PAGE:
Despite its muted significance in patient complaints, PLMS combined with OSA represents notable cardiovascular and cerebrovascular risks. One multisite, longitudinal study by A. Zinchuk et al. of 1247 US veterans assessed the relationship between OSA phenotype and cardiovascular outcomes. Based on the polysomnographic features, seven phenotypes were identified among the OSA patients using cluster analysis, namely, “mild”, “periodic limb movements of sleep (PLMS)”, “NREM and arousal”, “REM and hypoxia”, “hypopnea and hypoxia”, “arousal and poor sleep” and “combined severe”. Astonishingly, membership to the “PLMS (N = 119)” cluster was shown to be an even better predictor than AHI categories (AHI ≥ 30 vs AHI < 15 ) in predicting cardiovascular outcomes, and the PLMS cluster carries the highest risks of negative cardiovascular outcomes (OR = 2.02, 1.32–3.08) among the six clusters12. In our study, we found that the prevalence of hypertension, arrhythmia, diabetes mellitus, and stroke in the OSA-PLMS group was higher than that in the OSA-only group. Similarly, a study by Koo BB et al demonstrated the relationship between PLMS and CVD in the MrOS sleep study cohort40. Besides cardiovascular risks, recent research has observed associations between PLMS and attention-deficit/hyperactivity disorder (ADHD)41, as well as depression42.
Such strong links between PLMS and heightened risks of cardiovascular and psychological disorders point to either the direct effect of this motor disorder or, more likely, the presence of a more sinister mechanism underlying both PLMS and cardiovascular risks. Currently, several hypotheses exist to explain this relationship. One hypothesis implicated the repetitive abnormal autonomic response to PLMS30. In a study by W. Cassel et al., increased lability in blood pressure was recorded during leg movements compared to controls. The study also observed a temporal relationship between the onset of PLM and blood pressure elevations43. Another study by Carolina Lombardi et al. also demonstrated an increment of blood pressure equal to 2.64 mm Hg in patients with significant PLMS when compared to patients without significant PLMS (p = 0.044)44. Yet, from the OSA perspective, a correlation has been repeatedly shown between hypertension and sleep disruption. Thus, in light of the relationship we have shown between low ArTH and PLMS, we postulate that a central mechanism underlying the low arousal threshold could bridge the missing link between PLMS and hypertension, through the transient moderation of the autonomic nervous system (as in the former study by W. Cassel et al.,) and the process of sleep disruption in the longer term (as in the latter study by Carolina Lombardi et al., also see12). Regardless of the cause of such risks, current evidence highlights the importance of early intervention in patients with OSA complicated by PLMS to reduce their risks of cardiovascular events and psychological disorders.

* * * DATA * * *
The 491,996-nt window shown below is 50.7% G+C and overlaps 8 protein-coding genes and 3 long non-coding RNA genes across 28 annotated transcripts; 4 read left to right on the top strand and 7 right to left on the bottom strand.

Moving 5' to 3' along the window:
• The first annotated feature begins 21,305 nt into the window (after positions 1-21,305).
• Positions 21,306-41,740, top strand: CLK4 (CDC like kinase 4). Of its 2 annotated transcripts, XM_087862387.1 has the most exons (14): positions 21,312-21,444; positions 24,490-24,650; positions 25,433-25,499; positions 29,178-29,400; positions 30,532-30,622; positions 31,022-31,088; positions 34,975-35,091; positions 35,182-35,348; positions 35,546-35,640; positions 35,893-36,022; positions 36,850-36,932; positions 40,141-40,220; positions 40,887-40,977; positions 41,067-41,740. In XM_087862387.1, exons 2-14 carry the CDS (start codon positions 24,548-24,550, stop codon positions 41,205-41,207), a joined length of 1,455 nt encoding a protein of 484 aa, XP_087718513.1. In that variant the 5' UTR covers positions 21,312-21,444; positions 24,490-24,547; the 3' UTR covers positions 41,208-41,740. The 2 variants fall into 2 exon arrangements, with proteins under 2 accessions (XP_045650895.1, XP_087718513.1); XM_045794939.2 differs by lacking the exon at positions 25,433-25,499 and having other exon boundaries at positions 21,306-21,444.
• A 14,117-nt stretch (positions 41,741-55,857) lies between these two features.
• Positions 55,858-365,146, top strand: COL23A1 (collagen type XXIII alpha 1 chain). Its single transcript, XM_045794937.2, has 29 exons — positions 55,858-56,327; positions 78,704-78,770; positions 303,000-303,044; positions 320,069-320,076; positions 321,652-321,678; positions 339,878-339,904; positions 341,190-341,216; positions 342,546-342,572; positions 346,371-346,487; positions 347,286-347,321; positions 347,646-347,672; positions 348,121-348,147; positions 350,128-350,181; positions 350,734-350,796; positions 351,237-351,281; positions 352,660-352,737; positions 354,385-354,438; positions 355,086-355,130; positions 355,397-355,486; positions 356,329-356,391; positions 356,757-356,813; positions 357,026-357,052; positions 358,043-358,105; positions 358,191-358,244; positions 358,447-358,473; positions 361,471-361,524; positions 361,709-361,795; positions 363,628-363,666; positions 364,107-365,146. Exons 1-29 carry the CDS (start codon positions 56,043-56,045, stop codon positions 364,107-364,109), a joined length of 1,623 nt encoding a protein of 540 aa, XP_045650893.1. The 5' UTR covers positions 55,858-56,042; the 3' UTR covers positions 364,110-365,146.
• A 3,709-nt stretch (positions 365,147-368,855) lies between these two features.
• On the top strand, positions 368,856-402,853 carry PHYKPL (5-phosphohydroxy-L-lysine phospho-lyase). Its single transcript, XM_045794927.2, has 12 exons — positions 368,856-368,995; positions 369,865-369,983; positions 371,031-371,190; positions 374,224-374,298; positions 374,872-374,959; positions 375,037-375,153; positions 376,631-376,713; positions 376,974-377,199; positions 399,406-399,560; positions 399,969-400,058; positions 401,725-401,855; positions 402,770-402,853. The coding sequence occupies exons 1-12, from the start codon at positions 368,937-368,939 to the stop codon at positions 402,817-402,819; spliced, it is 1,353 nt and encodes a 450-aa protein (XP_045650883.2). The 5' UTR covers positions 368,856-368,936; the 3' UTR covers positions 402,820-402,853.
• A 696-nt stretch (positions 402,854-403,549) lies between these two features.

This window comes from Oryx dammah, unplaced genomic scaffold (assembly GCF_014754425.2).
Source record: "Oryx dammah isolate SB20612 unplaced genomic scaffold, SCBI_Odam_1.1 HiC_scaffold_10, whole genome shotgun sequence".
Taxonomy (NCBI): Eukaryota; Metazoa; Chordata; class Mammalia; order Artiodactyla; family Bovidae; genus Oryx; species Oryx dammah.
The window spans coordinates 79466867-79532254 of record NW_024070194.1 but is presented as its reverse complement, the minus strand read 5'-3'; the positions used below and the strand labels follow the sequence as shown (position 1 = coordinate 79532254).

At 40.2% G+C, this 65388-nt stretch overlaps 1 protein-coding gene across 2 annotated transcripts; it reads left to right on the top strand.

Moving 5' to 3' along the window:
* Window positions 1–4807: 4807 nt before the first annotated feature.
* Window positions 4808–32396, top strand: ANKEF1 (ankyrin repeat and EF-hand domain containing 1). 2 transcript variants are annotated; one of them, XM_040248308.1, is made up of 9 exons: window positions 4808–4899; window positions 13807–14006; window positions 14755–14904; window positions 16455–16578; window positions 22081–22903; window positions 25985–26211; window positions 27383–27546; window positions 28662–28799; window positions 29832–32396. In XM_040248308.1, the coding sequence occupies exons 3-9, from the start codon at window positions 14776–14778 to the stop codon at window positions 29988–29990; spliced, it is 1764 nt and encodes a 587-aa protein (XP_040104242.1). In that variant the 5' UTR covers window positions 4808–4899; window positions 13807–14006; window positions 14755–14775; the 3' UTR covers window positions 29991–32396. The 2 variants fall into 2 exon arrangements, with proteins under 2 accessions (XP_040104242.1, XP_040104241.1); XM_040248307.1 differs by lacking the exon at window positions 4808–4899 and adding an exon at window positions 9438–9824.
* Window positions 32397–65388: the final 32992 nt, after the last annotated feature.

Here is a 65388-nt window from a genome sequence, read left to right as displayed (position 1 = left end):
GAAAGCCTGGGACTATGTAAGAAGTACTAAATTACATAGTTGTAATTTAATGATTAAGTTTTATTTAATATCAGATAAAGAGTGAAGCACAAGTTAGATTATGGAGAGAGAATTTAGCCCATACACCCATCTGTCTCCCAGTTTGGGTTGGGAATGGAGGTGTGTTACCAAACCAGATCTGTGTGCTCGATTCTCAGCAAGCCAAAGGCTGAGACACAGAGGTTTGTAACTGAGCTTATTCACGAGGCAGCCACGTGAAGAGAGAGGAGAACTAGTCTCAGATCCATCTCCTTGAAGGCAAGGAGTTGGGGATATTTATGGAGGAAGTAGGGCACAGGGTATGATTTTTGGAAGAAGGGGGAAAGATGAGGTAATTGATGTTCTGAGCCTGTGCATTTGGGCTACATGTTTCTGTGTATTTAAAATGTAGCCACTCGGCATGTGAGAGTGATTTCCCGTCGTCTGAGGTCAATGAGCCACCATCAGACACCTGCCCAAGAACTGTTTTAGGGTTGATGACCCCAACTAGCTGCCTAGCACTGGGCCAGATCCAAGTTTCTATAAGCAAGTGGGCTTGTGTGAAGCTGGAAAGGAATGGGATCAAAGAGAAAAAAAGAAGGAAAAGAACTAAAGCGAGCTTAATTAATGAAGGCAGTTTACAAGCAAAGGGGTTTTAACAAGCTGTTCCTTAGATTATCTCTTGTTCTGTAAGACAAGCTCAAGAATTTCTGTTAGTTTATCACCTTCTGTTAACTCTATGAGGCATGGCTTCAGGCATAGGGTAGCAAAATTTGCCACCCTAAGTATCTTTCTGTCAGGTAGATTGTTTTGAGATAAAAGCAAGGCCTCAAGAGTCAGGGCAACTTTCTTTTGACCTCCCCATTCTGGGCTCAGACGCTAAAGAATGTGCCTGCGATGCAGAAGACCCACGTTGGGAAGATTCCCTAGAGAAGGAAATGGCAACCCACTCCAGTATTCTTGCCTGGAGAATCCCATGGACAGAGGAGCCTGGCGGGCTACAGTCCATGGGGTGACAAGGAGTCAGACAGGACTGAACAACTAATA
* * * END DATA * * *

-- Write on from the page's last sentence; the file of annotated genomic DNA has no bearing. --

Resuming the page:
Inadequacy of current approaches to the management of OSA-PLMS patients
There has been a lack of research attention to the specific treatment of PLMS. On the one hand, the clinical symptoms of this group of patients are not obvious or bothersome to patients, due to the absence of strong discomfort as in RLS; on the other hand, the currently used treatments and medications lack robust research trials of effectiveness. Evidently, the underlying link between PLMS and a whole host of comorbidities warrant further investigation into this clinical disorder, despite its lack of frank clinical symptoms. In PLMS patients who are often treated by CPAP for their concomitant OSA, studies have shown that CPAP treatment has no clear impact on the severity of PLMS6,13. The current treatment approaches of PLMS mainly “borrow” from the pharmacological treatments of RLS, where the current guideline presents a “standard” level of recommendation for pramipexole and ropinirole and a “guideline” level of recommendation for levodopa with dopa decarboxylase inhibitor, opioids, gabapentin enacarbil in the treatment of RLS45. These drugs reduce PLMS but usually do not eliminate them, which may continue to be directly or indirectly a risk for cardiovascular diseases46.